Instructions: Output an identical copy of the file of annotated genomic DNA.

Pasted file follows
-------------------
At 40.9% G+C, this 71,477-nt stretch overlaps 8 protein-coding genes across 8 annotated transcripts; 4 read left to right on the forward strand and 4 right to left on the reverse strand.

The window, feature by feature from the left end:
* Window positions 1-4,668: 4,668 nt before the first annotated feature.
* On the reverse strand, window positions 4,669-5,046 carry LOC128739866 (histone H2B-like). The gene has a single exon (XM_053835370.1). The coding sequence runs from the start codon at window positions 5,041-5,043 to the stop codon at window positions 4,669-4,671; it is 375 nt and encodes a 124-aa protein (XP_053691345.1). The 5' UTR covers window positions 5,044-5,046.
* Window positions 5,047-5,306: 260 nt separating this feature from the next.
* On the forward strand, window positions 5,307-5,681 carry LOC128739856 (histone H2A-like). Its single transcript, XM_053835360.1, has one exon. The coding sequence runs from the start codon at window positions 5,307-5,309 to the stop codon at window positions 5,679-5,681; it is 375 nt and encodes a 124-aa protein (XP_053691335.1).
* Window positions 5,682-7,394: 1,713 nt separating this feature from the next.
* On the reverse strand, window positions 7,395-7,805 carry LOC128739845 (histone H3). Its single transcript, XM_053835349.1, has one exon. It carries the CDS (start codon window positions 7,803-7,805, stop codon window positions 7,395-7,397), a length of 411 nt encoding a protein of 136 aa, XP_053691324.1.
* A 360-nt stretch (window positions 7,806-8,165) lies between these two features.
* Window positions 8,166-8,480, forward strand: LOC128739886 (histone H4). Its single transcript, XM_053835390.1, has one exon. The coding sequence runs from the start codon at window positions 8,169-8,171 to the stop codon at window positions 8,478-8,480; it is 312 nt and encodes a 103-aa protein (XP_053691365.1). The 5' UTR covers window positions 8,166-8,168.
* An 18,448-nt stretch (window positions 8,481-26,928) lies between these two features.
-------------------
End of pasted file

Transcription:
At 40.9% G+C, this 71,477-nt stretch overlaps 8 protein-coding genes across 8 annotated transcripts; 4 read left to right on the forward strand and 4 right to left on the reverse strand.

The window, feature by feature from the left end:
* Window positions 1-4,668: 4,668 nt before the first annotated feature.
* On the reverse strand, window positions 4,669-5,046 carry LOC128739866 (histone H2B-like). The gene has a single exon (XM_053835370.1). The coding sequence runs from the start codon at window positions 5,041-5,043 to the stop codon at window positions 4,669-4,671; it is 375 nt and encodes a 124-aa protein (XP_053691345.1). The 5' UTR covers window positions 5,044-5,046.
* Window positions 5,047-5,306: 260 nt separating this feature from the next.
* On the forward strand, window positions 5,307-5,681 carry LOC128739856 (histone H2A-like). Its single transcript, XM_053835360.1, has one exon. The coding sequence runs from the start codon at window positions 5,307-5,309 to the stop codon at window positions 5,679-5,681; it is 375 nt and encodes a 124-aa protein (XP_053691335.1).
* Window positions 5,682-7,394: 1,713 nt separating this feature from the next.
* On the reverse strand, window positions 7,395-7,805 carry LOC128739845 (histone H3). Its single transcript, XM_053835349.1, has one exon. It carries the CDS (start codon window positions 7,803-7,805, stop codon window positions 7,395-7,397), a length of 411 nt encoding a protein of 136 aa, XP_053691324.1.
* A 360-nt stretch (window positions 7,806-8,165) lies between these two features.
* Window positions 8,166-8,480, forward strand: LOC128739886 (histone H4). Its single transcript, XM_053835390.1, has one exon. The coding sequence runs from the start codon at window positions 8,169-8,171 to the stop codon at window positions 8,478-8,480; it is 312 nt and encodes a 103-aa protein (XP_053691365.1). The 5' UTR covers window positions 8,166-8,168.
* An 18,448-nt stretch (window positions 8,481-26,928) lies between these two features.